Over the past few days of the endlessly perplexing hunt for Malaysia Airlines Flight 370, much debate and confusion has swirled around what was once dubbed the most promising lead in the search: a series of underwater signals, or “pings,” picked up by sound-detecting equipment scouring the remote Indian Ocean in early April.
At the time, officials said they were consistent with a plane’s black boxes. But an underwater sub that spent weeks scouring the seabed in the area near where the signals were detected found nothing, and the Australian Transport Safety Bureau, which is helping head up the search, this week ruled the area out as the plane’s final resting place.
The search is now on hold for two months while new, specialized equipment can be brought in to scan a 700 kilometer by 80 kilometer (430 mile by 50 mile) arc of ocean that was largely identified by an analysis of hourly transmissions, or “handshakes,” between the plane and a satellite. The seventh and final handshake involved a logon request consistent with a plane powering up its satellite communication equipment after a power interruption _ leading investigators to believe the plane had nearly exhausted its fuel supply.
With the origin of the underwater pings now in doubt and the search stalled, what do the officials heading up the hunt for Flight 370 have to say? Here, Martin Dolan, chief commissioner of the Australian Transport Safety Bureau, answers some of the most pressing questions:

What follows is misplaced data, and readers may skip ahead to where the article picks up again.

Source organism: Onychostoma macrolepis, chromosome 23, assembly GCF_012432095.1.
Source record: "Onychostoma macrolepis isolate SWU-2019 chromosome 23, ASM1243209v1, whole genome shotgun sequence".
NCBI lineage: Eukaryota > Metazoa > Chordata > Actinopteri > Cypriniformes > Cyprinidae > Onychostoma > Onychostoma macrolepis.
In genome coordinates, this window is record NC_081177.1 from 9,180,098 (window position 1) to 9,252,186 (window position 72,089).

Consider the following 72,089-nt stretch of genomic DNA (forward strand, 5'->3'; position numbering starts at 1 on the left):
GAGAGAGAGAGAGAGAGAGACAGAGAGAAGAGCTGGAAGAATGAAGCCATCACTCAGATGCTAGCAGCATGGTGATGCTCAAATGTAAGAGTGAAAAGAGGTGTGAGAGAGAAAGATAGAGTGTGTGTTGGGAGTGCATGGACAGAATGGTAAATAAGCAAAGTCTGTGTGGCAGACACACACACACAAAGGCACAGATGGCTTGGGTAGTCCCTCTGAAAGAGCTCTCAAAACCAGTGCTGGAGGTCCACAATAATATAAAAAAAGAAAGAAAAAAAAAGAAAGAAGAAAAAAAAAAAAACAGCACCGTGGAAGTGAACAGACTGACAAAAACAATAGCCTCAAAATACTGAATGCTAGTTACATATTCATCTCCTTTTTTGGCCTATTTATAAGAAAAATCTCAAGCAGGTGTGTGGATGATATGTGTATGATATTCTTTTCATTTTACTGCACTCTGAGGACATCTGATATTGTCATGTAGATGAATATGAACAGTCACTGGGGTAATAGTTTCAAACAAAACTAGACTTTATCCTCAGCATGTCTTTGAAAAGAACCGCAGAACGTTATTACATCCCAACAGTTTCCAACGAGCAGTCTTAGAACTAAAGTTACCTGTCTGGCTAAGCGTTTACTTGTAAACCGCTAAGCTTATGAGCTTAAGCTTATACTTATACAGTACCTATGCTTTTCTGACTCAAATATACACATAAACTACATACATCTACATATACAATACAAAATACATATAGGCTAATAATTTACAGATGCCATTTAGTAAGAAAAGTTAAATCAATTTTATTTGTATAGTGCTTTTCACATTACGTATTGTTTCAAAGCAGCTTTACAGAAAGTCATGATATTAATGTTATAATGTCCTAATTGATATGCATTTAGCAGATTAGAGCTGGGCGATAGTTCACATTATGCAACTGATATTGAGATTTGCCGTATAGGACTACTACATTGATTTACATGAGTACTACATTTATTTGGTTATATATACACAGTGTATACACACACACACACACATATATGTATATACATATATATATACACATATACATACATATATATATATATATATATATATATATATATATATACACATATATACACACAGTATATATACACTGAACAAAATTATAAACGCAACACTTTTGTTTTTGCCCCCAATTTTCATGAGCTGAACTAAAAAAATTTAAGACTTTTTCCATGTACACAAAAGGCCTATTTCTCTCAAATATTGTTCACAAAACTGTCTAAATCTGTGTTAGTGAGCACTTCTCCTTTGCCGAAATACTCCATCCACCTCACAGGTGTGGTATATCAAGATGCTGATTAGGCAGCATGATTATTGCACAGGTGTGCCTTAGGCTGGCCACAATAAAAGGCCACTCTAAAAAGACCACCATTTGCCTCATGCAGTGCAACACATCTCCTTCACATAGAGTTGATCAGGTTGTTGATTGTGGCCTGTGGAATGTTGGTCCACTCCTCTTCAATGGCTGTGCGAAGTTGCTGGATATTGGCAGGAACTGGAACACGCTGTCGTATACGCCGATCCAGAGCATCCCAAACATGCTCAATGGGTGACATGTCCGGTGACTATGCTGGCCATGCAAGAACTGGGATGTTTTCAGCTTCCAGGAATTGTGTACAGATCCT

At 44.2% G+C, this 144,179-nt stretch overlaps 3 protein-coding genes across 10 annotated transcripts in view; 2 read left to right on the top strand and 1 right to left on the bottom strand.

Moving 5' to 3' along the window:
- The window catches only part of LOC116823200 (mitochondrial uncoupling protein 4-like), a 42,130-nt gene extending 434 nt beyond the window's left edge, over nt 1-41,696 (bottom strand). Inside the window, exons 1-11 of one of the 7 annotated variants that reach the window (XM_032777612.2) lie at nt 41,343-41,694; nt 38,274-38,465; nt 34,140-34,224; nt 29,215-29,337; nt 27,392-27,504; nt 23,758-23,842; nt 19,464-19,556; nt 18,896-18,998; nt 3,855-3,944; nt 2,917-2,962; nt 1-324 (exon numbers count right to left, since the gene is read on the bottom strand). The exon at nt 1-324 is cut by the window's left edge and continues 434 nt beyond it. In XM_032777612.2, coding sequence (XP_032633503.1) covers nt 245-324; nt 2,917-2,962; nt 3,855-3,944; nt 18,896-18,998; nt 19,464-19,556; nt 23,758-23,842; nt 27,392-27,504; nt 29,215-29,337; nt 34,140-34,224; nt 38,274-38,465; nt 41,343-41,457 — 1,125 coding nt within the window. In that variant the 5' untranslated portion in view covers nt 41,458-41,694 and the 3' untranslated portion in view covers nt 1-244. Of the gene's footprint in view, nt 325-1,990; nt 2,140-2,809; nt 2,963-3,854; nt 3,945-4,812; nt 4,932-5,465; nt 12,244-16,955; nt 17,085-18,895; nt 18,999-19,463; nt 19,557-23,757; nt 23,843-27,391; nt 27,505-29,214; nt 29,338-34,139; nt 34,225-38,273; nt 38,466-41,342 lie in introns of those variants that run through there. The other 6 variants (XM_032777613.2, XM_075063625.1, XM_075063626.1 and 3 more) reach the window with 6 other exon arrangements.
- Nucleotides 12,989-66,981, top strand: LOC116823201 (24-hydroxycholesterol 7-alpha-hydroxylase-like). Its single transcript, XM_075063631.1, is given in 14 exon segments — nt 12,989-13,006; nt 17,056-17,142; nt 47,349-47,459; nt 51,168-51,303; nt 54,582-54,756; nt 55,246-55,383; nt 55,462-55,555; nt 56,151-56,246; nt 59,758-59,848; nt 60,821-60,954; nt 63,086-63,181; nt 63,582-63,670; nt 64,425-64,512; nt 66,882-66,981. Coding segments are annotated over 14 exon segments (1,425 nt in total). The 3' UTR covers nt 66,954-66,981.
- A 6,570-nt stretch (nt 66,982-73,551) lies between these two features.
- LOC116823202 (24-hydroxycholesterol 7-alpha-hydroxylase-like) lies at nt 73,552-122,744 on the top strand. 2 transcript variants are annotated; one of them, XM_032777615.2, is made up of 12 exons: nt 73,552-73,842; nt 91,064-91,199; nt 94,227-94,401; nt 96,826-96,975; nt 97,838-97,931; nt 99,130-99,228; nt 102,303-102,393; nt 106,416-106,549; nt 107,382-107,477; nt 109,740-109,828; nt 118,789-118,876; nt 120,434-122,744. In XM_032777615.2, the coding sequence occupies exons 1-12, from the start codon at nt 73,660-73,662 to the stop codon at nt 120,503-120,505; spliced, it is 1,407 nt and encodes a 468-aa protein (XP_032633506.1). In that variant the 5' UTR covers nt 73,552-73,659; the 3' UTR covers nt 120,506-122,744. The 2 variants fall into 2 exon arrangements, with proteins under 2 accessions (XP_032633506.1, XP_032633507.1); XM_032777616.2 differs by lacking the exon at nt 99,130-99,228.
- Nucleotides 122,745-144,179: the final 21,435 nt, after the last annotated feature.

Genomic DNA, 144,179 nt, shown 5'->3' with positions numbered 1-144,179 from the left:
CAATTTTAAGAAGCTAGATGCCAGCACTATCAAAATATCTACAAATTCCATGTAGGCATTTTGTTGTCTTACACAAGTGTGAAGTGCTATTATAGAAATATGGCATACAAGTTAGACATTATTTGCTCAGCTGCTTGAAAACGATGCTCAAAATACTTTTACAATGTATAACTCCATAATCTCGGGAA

Q: Are you still confident that the plane is somewhere along the arc defined by the seventh handshake between the plane and the satellite?
A: “We are very confident that it’s close to that arc.”
Q: Why were officials so confident initially that the underwater pings came from the black boxes?
A: “They had a range of acoustic characteristics that were consistent with underwater locator beacons and … given that we were chasing black boxes with underwater locator beacons, it was a very credible detection _ and it was the only credible detection we had. So those sorts of leads you’ve got to pursue until you can eliminate them, which is what we’re doing.”
Q: Have you at this point ruled out the pings as coming from the black boxes?
A: “We’re still looking at those signals to try and understand them because if it wasn’t from the ULB _ the underwater locator beacon _ we don’t know what it was. And we’d really like to understand that. And until we can understand it, we don’t think we can confidently say that the detections were ruled out. What we can say is we’ve searched the area associated with them thoroughly continued…
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